I always find historical context helpful and I do think it can be useful to remember that we’ve faced serious economic pressures before. In 2008, for example, there was the financial crash which had a major impact on the economy and people’s lives. And as bad as the current situation is, it’s not as dramatic as things got in the 1970s, when interest rates surged to a whopping 17%! Looking at the history of interest rates, it’s noticeable that historically, they’ve been much higher and the long, sustained period of comparatively low interest rates we’ve seen since 2000 was never going to last forever.

That being said, there’s no solution to high inflation that doesn’t involve a lot of pain. And some of the pain is being delayed because of the high number of fixed-rates mortgages, which means many people will be re-negotiating in the coming months. In its Monetary Policy Report, the Bank of England has noted that ‘the greater share of fixed-rate mortgages means the full impact of the increase in Bank Rate to date will not be felt for some time.’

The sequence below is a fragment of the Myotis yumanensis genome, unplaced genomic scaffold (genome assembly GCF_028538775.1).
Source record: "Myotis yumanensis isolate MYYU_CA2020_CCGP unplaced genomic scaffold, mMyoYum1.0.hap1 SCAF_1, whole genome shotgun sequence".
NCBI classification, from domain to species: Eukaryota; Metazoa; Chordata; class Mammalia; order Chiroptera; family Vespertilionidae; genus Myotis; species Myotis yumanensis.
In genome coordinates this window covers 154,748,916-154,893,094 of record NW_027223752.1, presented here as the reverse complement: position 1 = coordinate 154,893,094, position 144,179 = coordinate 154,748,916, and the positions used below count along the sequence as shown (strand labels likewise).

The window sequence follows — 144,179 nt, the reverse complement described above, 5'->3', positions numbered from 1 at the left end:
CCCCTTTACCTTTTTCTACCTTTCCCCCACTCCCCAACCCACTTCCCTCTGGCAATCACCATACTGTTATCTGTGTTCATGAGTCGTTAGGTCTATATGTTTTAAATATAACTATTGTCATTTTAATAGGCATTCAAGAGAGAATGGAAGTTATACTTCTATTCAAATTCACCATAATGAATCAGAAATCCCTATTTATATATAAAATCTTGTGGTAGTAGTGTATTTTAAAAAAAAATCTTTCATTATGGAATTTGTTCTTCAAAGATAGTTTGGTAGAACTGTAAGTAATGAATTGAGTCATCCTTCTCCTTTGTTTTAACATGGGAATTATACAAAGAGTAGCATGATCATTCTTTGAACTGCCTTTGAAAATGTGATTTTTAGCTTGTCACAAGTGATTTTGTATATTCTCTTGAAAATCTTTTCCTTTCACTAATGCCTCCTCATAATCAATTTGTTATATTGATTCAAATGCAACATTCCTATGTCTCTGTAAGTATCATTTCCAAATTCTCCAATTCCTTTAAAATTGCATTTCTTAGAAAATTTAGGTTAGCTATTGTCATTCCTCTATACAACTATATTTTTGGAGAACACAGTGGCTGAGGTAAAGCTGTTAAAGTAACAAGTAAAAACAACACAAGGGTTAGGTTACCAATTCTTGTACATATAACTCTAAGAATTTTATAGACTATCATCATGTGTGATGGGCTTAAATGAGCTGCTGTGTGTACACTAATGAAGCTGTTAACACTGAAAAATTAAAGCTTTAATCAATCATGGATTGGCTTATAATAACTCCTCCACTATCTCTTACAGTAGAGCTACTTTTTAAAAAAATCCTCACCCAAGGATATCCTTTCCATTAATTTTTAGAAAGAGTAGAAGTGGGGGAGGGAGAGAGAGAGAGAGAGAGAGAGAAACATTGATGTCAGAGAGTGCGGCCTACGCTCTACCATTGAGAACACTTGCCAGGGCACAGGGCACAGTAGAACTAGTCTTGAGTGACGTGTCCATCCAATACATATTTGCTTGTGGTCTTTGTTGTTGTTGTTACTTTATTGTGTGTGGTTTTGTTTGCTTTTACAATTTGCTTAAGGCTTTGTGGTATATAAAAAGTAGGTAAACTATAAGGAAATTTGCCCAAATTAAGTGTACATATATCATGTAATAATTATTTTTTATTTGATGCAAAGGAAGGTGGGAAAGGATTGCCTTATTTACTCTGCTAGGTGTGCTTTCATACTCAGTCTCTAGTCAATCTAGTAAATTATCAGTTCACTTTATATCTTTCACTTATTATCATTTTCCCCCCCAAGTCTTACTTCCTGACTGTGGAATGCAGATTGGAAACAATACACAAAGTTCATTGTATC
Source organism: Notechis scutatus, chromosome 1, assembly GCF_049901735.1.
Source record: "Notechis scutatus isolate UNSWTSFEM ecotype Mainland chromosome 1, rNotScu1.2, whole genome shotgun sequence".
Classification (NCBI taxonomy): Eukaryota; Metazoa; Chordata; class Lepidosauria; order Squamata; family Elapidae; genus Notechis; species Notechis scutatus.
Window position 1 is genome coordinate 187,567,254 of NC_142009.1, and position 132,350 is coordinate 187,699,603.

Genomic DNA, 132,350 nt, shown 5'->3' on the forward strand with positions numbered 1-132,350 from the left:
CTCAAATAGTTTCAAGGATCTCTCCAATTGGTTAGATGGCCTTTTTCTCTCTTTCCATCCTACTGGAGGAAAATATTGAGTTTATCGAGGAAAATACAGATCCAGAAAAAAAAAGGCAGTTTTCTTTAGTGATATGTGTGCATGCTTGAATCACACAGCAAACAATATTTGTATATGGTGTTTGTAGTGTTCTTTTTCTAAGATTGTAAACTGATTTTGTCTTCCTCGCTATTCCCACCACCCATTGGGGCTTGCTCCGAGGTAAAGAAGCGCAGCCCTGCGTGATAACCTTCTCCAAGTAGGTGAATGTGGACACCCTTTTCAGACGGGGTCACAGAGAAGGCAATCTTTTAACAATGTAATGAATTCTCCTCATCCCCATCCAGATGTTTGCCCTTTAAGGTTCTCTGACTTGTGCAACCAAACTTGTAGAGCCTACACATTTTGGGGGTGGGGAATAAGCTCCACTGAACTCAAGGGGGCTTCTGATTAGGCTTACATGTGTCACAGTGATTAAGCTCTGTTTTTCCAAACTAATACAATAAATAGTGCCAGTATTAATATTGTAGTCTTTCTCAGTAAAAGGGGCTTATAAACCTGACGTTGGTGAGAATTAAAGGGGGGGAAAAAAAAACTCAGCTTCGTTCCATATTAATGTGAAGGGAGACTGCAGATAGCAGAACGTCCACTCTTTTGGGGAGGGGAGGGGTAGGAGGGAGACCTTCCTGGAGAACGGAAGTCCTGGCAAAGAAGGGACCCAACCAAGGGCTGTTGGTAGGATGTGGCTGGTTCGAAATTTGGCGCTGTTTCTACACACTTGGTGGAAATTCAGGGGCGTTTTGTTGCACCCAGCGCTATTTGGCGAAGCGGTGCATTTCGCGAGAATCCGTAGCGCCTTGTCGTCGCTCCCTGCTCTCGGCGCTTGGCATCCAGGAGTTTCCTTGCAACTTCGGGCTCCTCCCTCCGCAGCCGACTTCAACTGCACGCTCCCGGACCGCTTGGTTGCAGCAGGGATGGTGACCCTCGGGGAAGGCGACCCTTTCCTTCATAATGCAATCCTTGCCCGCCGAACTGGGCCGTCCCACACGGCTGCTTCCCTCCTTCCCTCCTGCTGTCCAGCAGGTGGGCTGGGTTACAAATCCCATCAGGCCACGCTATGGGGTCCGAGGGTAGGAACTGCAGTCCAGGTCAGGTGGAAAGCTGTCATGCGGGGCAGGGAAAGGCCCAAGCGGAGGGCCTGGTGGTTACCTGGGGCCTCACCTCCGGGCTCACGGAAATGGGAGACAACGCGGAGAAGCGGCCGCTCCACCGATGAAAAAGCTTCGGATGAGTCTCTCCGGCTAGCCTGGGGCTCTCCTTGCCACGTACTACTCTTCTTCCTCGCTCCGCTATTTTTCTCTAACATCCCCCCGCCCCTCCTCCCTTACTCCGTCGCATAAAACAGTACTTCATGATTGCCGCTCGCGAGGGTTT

This means in six months time, even if the situation has improved somewhat, people will still be feeling the impact of this week’s rates rise.

So how might we respond as Christians?

1. Firstly, it’s always striking to me that the most common command in the Bible is: do not fear. It comes up again and again. It’s a command that applies no matter what our circumstances. Humanly speaking, it’s often very hard to obey. But the more I keep God’s character in view, the more I am able to believe it. After all, God is a faithful provider. We can choose to trust Him, even while we face difficult spending decisions because of inflation and interest rate rises. Good times and times of plenty make trusting God easier. But we learn more and our muscles of faith are tested and grown when things are more difficult.

This is the principle the Apostle Peter teaches us in 1 Peter 1:7. Speaking of various trials, he tells the believers: “these have come so that the proven genuineness of your faith – of greater worth than gold which perishes even though refined by fire – may result in praise, glory and honour when Jesus Christ is revealed.”

2. The biblical teaching on generous giving applies as much during times of inflation as it does during times of economic boom. Arguably, this is an even more important principle. It would be easy to pull up the drawbridge and keep as much of our income to ourselves as possible. I’m speaking here about anyone who can absorb higher prices and continue to afford their existing lifestyle. If God has blessed you in such a way, then it’s right to ask: what more can you give to support those who have less? It’s an amazing opportunity for God’s people to demonstrate sacrificial, costly generosity at a time when our natural instincts might be to keep more back for ourselves.